30. 21-1 Structure and Function of Capillaries • Sinusoids (Sinusoidal Capillaries) • Have gaps between adjacent endothelial cells • Liver • Spleen • Bone marrow • Endocrine organs • Permit free exchange • Of water and large plasma proteins • Between blood and interstitial fluid • Phagocytic cells monitor blood at sinusoids

    31. Figure 21-4 Capillary Structure Basementmembrane Endothelial cell Nucleus Endosomes Endosomes Fenestrations,or pores Boundarybetweenendothelialcells Boundarybetweenendothelialcells Gap betweenadjacent cells Basementmembrane Basementmembrane Fenestrated capillary Sinusoid Continuous capillary

    32. Figure 21-4a Capillary Structure Basementmembrane Endothelial cell Nucleus Endosomes Boundarybetweenendothelialcells Basementmembrane Continuous capillary

    33. Figure 21-4b Capillary Structure Basementmembrane Endothelial cell Nucleus Endosomes Fenestrations,or pores Boundarybetweenendothelialcells Basementmembrane Fenestrated capillary

    34. Figure 21-4c Capillary Structure Gap betweenadjacent cells Sinusoid

    35. 21-1 Structure and Function of Capillaries • Capillary Beds (Capillary Plexus) • Connect one arteriole and one venule • Precapillary Sphincter • Guards entrance to each capillary • Opens and closes, causing capillary blood to flow in pulses

    36. Figure 21-5a The Organization of a Capillary Bed Vein Collateralarteries Smoothmuscle cells Venule Thoroughfarechannel Arteriole Capillaries Metarterioles Section ofprecapillarysphincter Smallvenule Precapillarysphincters KEY Consistentblood flow Arteriovenousanastomosis Variableblood flow A typical capillary bed. Solid arrows indicateconsistant blood flow; dashed arrows indicatevariable or pulsating blood flow.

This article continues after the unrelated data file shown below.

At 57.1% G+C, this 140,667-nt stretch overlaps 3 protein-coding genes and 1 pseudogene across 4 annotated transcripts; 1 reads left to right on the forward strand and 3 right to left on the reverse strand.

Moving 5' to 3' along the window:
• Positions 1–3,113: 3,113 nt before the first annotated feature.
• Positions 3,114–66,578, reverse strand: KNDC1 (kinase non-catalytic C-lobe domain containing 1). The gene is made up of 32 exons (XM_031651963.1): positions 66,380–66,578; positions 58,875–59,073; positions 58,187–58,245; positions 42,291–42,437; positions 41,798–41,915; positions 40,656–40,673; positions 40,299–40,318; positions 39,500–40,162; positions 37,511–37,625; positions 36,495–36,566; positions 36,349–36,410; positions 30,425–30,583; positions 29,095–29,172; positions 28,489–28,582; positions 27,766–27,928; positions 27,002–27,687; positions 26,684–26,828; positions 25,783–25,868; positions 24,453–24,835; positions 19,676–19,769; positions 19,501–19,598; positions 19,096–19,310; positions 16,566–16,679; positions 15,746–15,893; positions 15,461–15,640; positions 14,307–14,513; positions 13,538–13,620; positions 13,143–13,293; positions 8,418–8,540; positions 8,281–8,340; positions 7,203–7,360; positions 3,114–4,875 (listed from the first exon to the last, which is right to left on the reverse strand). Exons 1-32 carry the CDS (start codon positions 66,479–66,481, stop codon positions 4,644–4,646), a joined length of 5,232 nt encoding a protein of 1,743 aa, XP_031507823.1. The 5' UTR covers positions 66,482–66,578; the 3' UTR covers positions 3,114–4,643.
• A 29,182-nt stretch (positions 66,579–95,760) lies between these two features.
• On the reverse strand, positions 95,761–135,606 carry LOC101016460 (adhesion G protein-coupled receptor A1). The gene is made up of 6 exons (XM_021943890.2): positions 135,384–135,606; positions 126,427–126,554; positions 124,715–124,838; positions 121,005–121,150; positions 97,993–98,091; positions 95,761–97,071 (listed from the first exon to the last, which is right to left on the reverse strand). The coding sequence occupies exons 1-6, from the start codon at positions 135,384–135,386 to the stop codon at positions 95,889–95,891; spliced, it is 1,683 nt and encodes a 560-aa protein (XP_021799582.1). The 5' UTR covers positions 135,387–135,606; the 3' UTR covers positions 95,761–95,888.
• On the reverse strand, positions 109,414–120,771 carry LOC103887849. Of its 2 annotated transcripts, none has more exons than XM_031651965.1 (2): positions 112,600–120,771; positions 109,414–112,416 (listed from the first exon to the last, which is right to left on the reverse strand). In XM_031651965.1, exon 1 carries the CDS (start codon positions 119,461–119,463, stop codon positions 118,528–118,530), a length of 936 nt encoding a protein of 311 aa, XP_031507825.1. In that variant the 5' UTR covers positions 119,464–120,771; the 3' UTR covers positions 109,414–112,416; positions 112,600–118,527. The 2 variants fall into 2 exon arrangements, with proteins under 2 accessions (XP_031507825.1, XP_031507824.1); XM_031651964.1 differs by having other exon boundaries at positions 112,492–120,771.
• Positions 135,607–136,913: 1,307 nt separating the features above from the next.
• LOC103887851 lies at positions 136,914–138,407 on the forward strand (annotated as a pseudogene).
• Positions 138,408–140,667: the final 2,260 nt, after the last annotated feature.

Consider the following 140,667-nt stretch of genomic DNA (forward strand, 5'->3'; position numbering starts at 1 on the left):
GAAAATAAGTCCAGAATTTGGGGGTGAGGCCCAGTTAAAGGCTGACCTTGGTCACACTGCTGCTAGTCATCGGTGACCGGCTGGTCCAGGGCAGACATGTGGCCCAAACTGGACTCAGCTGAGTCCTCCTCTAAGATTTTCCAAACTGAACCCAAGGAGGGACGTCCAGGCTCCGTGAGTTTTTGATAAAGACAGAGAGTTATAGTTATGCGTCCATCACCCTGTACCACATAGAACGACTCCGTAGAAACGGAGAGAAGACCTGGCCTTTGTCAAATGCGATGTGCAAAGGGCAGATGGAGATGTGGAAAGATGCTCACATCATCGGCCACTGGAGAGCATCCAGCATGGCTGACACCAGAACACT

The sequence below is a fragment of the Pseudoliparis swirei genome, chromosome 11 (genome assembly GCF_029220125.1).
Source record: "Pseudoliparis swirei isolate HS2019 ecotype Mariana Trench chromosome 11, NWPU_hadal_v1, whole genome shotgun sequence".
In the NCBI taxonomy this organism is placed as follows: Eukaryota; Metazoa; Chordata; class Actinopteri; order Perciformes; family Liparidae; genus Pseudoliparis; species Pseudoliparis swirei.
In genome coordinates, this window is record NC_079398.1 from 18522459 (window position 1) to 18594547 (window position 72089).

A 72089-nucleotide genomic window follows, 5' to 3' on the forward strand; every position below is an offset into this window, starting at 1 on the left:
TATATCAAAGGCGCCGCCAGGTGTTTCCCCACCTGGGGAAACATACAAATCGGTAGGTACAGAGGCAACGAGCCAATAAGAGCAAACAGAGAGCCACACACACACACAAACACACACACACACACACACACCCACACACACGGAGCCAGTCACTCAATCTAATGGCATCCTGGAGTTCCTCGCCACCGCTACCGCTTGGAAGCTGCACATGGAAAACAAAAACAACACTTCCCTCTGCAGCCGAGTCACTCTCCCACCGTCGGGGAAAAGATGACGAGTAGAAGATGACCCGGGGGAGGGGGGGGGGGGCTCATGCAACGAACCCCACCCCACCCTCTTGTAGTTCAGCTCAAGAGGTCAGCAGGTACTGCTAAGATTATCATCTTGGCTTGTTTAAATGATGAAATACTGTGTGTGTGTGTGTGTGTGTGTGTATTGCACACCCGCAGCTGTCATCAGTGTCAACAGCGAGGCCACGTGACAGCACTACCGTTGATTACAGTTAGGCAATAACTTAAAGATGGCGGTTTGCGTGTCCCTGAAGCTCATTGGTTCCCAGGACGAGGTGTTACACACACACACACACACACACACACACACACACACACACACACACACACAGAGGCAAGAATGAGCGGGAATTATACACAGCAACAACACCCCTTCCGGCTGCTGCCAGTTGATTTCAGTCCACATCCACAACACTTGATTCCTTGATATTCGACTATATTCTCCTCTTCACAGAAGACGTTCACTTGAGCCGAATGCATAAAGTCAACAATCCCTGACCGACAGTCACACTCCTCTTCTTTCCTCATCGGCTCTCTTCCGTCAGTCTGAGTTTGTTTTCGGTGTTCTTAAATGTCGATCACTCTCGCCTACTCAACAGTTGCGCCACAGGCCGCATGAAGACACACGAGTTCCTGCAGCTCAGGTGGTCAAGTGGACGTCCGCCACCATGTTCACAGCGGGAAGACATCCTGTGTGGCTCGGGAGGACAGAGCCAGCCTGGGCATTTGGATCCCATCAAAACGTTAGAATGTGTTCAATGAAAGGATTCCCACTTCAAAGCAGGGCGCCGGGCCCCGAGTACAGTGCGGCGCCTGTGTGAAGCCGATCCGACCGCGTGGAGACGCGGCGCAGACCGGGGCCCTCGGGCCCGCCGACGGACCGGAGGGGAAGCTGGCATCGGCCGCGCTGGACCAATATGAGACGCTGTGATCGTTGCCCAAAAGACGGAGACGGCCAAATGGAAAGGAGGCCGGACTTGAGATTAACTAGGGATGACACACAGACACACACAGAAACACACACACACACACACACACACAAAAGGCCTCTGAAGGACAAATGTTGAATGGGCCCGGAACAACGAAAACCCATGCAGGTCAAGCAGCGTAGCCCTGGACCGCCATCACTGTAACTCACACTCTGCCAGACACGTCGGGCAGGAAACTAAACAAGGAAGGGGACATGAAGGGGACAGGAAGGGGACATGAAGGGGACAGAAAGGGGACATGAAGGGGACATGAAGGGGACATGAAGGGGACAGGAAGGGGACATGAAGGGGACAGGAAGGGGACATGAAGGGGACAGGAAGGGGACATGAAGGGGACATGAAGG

37. Figure 21-5b The Organization of a Capillary Bed Smallartery Arteriole Metarterioles Capillary beds Capillary bed LM  125 A micrograph of a number of capillary beds.

    38. 21-1 Structure and Function of Capillaries • Thoroughfare Channels • Direct capillary connections between arterioles and venules • Controlled by smooth muscle segments (metarterioles)

    39. 21-1 Structure and Function of Capillaries • Collaterals • Multiple arteries that contribute to one capillary bed • Allow circulation if one artery is blocked • Arterial anastomosis • Fusion of two collateral arteries • Arteriovenous anastomoses • Direct connections between arterioles and venules • Bypass the capillary bed